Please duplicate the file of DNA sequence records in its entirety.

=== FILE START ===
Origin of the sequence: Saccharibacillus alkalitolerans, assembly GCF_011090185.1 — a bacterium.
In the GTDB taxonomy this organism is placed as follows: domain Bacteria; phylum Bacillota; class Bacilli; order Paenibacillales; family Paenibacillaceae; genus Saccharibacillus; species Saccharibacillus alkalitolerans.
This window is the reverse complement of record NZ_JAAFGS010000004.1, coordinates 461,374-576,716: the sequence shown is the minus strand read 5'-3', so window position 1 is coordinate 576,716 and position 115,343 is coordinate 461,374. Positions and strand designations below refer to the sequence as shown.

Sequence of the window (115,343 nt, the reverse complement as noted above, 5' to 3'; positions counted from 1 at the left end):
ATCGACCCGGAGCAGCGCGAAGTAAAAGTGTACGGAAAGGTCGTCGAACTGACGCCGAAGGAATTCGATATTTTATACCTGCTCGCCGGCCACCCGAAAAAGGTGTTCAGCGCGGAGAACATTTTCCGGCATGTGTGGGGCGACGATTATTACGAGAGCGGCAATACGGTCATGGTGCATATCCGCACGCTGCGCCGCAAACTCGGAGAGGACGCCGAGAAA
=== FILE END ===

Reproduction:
Origin of the sequence: Saccharibacillus alkalitolerans, assembly GCF_011090185.1 — a bacterium.
In the GTDB taxonomy this organism is placed as follows: domain Bacteria; phylum Bacillota; class Bacilli; order Paenibacillales; family Paenibacillaceae; genus Saccharibacillus; species Saccharibacillus alkalitolerans.
This window is the reverse complement of record NZ_JAAFGS010000004.1, coordinates 461,374-576,716: the sequence shown is the minus strand read 5'-3', so window position 1 is coordinate 576,716 and position 115,343 is coordinate 461,374. Positions and strand designations below refer to the sequence as shown.

Sequence of the window (115,343 nt, the reverse complement as noted above, 5' to 3'; positions counted from 1 at the left end):
ATCGACCCGGAGCAGCGCGAAGTAAAAGTGTACGGAAAGGTCGTCGAACTGACGCCGAAGGAATTCGATATTTTATACCTGCTCGCCGGCCACCCGAAAAAGGTGTTCAGCGCGGAGAACATTTTCCGGCATGTGTGGGGCGACGATTATTACGAGAGCGGCAATACGGTCATGGTGCATATCCGCACGCTGCGCCGCAAACTCGGAGAGGACGCCGAGAAA